The Kanye-Gap Breakup Will Be Tough on Adidas


Kanye West wants to do it alone.

The musician told Bloomberg News last week that he’s done with his corporate partners and plans to expand his fashion empire solo. Gap Inc. is finalizing its deal with the rapper and his fashion label Yeezy after Ye, as he is known, publicly criticized the company, Bloomberg News reported.

Signing Ye two years ago was a major coup for Gap, who were trying to turn things around, but it was always risky. While Gap is already dealing with the fallout, what Kanye does next could also pose a threat to Adidas AG’s Yeezy cash cow, which has been working with him for nearly a decade.

Under the terms of the agreement with Gap, the chain will continue to sell its existing Yeezy products into the first half of 2023, according to Bloomberg. After that, it has to do without its most prominent partner.

This comes as a blow to the retailer, which recently split from chief executive officer Sonia Syngal, withdrew its 2022 guidance and just this week cut 500 jobs at the company. Gap did not respond to requests for comment. Ye could not be reached for comment.

Though Gap had multi-billion dollar ambitions for the Yeezy line, the partnership is still in its infancy. That means the impact on sales will be limited. What Gap will miss is the cool Kanye factor. Without Ye, it must address the issues it faces — most urgently, fixing Old Navy, which generates more than half of the group’s revenue — without the halo effect of celebrity.

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But if losing Ye is a problem for Gap, it would be an even bigger headache for Adidas.

Yeezy and the sportswear giant struck a deal in 2013 that initially focused on high-priced, limited-edition sneakers. But in 2018, CEO Kasper Rorsted announced plans to “democratize” Yeezy and increase supply. Cowen analysts estimate that Yeezy now generates annual sales of 1 billion ($986 million) to 1.5 billion euros, which is roughly 4% to 8% of Adidas sales.

Should the partnership end in 2026, when the current deal is due to expire, Adidas would experience financial pain — especially if the worst-case scenario materializes and existing Yeezy models are pulled off the shelves. (The two could agree to keep Yeezy Boosts and Slides on the market, but that’s by no means guaranteed.) Adidas declined to comment.

But a separation does not have to affect the company. While Ye has an almost fanatical following and has brought Adidas a younger, more diverse customer base, particularly in the US, the collaboration has likely run its course. And Kanye doesn’t come cheap. Adidas pays him a royalty on Yeezy sales, which Cowen estimates to be in the low double-digit percentage. Other analysts suggest its cut could be even higher.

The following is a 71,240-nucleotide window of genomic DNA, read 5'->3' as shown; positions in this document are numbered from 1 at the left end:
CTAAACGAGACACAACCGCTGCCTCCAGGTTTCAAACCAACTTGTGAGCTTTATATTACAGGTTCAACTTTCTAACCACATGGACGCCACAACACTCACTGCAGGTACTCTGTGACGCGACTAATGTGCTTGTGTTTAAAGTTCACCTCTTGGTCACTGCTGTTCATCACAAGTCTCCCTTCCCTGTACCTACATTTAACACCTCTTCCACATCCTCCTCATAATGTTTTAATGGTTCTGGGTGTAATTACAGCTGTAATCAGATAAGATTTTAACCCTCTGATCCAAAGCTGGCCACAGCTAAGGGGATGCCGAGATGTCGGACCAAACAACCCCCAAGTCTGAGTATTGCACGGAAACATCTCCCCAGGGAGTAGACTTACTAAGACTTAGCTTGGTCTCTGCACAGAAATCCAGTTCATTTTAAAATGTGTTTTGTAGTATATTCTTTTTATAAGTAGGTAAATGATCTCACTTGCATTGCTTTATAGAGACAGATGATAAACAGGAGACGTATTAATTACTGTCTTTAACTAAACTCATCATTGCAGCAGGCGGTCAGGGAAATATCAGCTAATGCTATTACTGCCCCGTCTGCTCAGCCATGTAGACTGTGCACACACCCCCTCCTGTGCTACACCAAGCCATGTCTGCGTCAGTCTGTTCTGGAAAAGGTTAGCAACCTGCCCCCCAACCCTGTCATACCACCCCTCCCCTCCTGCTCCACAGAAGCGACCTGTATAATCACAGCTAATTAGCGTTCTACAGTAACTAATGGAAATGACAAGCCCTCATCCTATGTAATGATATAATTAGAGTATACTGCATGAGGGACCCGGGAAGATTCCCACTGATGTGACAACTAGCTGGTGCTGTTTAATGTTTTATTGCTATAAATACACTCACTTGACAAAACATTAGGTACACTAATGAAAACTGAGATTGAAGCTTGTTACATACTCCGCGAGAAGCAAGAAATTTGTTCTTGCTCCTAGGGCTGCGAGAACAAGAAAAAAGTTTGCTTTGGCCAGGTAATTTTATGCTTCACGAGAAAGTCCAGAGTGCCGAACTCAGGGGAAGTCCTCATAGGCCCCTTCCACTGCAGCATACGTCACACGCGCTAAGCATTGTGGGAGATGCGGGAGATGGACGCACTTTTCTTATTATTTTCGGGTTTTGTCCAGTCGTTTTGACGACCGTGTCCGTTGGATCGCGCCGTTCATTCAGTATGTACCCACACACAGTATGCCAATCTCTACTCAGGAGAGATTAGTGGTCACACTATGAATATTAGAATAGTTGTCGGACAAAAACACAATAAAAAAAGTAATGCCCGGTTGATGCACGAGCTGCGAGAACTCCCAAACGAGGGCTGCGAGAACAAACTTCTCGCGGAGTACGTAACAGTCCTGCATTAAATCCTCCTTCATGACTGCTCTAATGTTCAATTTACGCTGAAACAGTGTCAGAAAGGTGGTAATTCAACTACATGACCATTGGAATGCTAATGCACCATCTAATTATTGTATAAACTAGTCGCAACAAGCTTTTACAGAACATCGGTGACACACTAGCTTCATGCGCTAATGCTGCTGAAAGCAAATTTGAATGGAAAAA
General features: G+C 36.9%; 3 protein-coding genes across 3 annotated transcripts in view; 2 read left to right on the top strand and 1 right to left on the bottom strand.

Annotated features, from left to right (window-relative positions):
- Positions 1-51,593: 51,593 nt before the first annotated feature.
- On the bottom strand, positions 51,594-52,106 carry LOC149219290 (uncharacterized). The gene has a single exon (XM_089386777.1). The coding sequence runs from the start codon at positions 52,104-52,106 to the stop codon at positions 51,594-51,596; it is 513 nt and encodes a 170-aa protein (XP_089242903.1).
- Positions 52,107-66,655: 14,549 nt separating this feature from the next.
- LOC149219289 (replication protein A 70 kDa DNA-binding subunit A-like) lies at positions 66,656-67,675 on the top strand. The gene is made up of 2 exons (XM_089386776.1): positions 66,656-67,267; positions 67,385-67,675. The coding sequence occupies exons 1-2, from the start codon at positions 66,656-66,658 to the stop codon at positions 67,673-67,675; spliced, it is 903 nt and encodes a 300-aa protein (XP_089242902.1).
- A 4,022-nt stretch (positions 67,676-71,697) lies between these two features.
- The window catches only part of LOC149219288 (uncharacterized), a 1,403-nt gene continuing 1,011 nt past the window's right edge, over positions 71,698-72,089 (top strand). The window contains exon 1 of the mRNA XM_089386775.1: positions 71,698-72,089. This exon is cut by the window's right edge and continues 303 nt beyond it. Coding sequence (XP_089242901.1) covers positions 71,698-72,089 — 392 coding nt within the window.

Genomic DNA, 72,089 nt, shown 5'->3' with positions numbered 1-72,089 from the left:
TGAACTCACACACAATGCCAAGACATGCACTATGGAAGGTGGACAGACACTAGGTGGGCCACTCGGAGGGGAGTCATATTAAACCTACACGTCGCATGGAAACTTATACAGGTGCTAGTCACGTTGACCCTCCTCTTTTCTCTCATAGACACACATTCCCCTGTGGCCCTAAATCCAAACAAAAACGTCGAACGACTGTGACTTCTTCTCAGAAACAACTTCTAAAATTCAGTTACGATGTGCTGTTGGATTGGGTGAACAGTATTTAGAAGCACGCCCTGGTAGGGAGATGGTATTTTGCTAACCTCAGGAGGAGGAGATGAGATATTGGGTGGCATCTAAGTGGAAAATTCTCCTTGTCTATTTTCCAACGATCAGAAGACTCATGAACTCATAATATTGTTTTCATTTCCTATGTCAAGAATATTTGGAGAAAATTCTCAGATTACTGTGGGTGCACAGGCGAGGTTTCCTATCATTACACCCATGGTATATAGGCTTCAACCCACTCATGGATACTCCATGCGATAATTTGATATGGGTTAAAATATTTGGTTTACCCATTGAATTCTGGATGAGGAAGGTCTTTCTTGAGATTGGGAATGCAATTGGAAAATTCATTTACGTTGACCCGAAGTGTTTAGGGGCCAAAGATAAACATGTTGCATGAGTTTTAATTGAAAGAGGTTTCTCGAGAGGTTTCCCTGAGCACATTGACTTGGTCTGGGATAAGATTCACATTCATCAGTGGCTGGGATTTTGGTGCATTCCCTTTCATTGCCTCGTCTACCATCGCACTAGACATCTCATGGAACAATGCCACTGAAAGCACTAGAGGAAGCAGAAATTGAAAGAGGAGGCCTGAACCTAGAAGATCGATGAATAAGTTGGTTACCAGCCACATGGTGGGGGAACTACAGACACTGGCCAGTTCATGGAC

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Rorsted will step down next year and the company is looking for a successor. A new leader has the opportunity to put their own stamp on the company’s relationships. Yes’s recent attacks on Adidas must be an unwelcome distraction.

In the event of a split, replacing Ye with another cultural icon would be a mistake. True, Adidas has Beyonce’s Ivy Park collection, which has yet to reach its full potential and could be boosted, perhaps by recruiting Jay-Z to expand its menswear offering. But unless both person and product are a perfect match, there’s a risk that any replacement will look like a poor replacement for Kanye.

There’s a more promising way forward anyway: Adidas teamed up with Prada SpA in 2019 and produced three collections with the Italian luxury brand, which is currently enjoying a Gen Z revival. This year, Adidas also unveiled two collaborations with Kering SA’s Gucci. Given that competitor Nike Inc. wants to be a luxury brand, it’s wise to go for bling.

An even better blueprint would be to dig deep into Adidas’ own archive and find another way to bolster its fashion offering, especially among younger consumers, where it lags behind Nike. At the moment, the US sportswear giant’s styles like Air Force Ones and Air Jordan High Tops are the sneakers of choice for Gen Z. Reebok would have provided bounty for a ’90s-inspired revival, but Adidas sold the business last year. Hiring a new CEO with experience in developing successful products or building brands should be Adidas’ first step.

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As for Ye, going it alone will not be easy. While it has the profile and following to drive sales, it also needs the retail infrastructure. This includes not only translating his vision into wearable designs, but also managing production, sales, logistics, marketing and finance.

Retail is detail, as the old adage goes. That goes for the companies that face life beyond Ye, but it will also go for the musician himself.

This column does not necessarily represent the opinion of the editors or of Bloomberg LP and its owners.

Andrea Felsted is a columnist for Bloomberg Opinion covering consumer goods and retail. She was previously a reporter for the Financial Times.

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